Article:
Tesla on Friday launched a cheaper Standard Range version of its successful Model Y that starts from $41,990 (compared to $49,990 for the Long Range model).
The cheaper Model Y now costs a few thousands more than Model 3, which is still Tesla’s least expensive vehicle.
According to a report in Electrek, Tesla will start the deliveries of the new Model Y version in two to five weeks in the US.
The cheaper version will give a lower EPA estimated range of 244 miles rather than 326 miles, and rear-wheel rather than all-wheel drive.
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Tesla has also started taking orders for the 7-seater, third-row option, which can be folded flat along with the second row for cargo storage.
“The option costs $3,000 extra and appears to be available with all versions of the electric SUV except the Performance version,” the report mentioned.
Tesla originally announced the Standard Range version of the Model Y in March last year.
The electric car maker has also listed a two to five week time for deliveries of the 7-seat option in the US.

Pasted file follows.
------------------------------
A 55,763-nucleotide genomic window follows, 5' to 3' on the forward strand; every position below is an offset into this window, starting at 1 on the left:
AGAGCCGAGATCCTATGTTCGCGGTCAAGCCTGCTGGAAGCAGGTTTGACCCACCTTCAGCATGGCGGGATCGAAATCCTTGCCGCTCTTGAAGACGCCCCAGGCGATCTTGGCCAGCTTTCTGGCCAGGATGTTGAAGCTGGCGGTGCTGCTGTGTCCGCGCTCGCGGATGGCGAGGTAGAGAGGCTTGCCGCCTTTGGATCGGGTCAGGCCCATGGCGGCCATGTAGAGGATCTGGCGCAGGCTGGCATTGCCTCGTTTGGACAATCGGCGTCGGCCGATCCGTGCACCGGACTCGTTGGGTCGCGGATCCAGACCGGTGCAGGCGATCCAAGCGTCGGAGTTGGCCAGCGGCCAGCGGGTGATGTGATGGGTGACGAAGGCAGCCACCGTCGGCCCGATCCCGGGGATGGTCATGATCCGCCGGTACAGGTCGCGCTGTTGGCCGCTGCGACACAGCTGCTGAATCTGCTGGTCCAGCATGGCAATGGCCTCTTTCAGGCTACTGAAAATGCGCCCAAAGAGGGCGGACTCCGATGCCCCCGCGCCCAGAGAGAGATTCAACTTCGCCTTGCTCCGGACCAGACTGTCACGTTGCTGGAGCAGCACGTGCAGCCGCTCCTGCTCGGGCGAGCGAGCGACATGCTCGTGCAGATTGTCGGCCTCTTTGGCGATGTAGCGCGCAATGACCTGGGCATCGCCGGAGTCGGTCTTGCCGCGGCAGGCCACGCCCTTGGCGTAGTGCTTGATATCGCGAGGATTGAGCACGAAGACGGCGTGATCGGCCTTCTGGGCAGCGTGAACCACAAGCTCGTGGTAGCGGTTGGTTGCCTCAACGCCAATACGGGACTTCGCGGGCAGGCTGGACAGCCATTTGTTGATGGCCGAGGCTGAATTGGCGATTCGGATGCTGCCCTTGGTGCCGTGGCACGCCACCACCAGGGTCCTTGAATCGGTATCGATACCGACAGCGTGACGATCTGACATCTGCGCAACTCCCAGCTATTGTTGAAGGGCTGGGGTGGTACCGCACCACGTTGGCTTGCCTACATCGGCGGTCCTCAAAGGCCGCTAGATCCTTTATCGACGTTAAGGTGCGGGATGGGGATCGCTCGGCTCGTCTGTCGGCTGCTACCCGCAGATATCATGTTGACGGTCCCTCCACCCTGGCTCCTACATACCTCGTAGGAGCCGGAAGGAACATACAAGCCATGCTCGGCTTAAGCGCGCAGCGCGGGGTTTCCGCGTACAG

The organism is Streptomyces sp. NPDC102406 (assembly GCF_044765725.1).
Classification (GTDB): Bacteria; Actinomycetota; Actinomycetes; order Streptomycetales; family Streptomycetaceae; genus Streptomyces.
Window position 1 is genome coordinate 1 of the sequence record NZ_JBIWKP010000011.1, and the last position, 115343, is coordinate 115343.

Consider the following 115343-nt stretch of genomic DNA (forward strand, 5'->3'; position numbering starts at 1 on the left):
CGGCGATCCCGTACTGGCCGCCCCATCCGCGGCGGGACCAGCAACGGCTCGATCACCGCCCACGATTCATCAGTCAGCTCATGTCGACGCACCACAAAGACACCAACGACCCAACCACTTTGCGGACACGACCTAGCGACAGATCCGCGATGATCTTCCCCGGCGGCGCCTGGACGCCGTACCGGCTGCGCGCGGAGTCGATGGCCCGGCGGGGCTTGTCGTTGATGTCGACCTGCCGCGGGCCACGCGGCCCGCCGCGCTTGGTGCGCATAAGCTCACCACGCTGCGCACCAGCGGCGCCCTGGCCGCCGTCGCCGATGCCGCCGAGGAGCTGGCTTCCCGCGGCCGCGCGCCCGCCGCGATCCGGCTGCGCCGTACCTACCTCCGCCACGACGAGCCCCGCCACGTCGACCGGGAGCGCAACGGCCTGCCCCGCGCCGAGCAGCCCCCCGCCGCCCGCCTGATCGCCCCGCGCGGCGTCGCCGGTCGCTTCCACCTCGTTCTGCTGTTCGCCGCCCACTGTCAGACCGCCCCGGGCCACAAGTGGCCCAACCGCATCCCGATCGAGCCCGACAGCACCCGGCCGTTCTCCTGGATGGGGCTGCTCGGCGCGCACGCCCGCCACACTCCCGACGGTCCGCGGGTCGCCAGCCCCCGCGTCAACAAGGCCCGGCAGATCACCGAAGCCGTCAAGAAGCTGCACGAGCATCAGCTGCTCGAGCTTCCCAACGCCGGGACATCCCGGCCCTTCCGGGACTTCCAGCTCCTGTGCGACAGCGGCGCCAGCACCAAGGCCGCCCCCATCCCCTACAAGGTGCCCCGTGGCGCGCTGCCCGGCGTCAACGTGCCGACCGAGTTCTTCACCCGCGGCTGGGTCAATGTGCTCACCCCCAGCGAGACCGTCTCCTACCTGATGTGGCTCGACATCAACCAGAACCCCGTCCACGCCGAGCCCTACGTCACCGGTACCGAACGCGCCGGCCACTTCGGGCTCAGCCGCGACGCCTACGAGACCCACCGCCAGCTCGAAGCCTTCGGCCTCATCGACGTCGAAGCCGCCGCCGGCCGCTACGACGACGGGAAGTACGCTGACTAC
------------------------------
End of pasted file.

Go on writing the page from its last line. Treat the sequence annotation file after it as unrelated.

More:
In July last year, Tesla CEO Elon Musk had said that the company will not produce the cheaper version of the Model Y because he said that the range would be “unacceptably low”.
Tesla delivered 499,550 vehicles in 2020, slightly missing its most recent guidance of 5,00,000 vehicles.
In the fourth quarter, Tesla delivered 1,61,650 Model 3 and Model Y cars and produced 1,63,660 such vehicles.
The automaker also delivered 18,920 Model S and X vehicles and produced 16,097 of them.
For the year, Tesla delivered 4,42,511 Model 3 and Model Y cars, while producing 4,54,932 of the vehicles. It delivered 57,039 Model S and Model X cars while producing 54,805 such vehicles.